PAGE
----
With Halloween coming next week, it is expected that children will be excited about dressing up as their favorite super hero, terrifying zombie or princess. They also look forward to canvassing their neighborhood in order to get a bounty of candy and treats.
However, what has become an annual occasion for fun and fright could become a serious point of contention between divorcing (or separated) parents. Some parents who hold strong religious convictions may not want their children participating in Halloween activities because it goes against their beliefs.
When parents disagree on imparting their religious values onto children and it causes a dispute, what can a parent do? One reaction is to seek court intervention so that a child can be allowed to participate in the event. However, this may not be best way to resolve the issue.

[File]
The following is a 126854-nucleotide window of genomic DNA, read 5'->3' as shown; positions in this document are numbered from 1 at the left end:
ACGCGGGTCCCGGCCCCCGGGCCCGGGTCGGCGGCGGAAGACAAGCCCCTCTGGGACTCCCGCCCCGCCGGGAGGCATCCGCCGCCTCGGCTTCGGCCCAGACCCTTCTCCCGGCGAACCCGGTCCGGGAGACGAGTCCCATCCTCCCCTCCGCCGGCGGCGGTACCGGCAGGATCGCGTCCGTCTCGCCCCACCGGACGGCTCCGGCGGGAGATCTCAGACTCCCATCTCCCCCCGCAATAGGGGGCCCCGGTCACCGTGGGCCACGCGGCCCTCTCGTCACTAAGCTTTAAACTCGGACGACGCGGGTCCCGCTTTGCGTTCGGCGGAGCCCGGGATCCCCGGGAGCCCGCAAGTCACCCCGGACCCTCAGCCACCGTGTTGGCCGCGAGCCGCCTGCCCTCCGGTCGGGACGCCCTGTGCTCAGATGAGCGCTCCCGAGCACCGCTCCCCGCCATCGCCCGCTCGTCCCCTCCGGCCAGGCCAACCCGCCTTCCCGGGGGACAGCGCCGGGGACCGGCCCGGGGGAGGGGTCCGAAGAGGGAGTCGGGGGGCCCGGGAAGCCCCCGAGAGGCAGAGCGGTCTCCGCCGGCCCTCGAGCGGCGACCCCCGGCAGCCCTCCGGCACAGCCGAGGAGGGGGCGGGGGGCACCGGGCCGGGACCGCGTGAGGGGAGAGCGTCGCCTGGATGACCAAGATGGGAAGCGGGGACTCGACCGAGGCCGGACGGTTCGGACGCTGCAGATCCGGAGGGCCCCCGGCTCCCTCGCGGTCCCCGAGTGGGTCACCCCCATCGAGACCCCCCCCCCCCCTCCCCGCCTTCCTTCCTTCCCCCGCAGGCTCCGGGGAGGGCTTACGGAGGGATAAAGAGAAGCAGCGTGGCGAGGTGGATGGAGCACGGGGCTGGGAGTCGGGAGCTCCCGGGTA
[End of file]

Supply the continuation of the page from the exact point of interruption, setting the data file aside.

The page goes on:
Courts are generally reluctant to issue rulings based on disputes on religious application. In essence, they would rather avoid issuing a ruling that could be construed as violating a parent’s religious freedoms. Nevertheless, when a court is confronted with such an issue, it tries to strike a balance between a parent’s religious freedom and the best interests of the child. In doing so, it may incorporate an expectation that even the most fervent of religious believers must put their children’s interests above their own.
Ultimately, parents should know that religious freedom cases are notoriously difficult issues for courts to handle, and each situation is unique and can garner a different result. If you have questions about how to handle these issues without court intervention, an experienced family law attorney can help.
Source: FindLaw.com, Divorce, Child Custody and Religion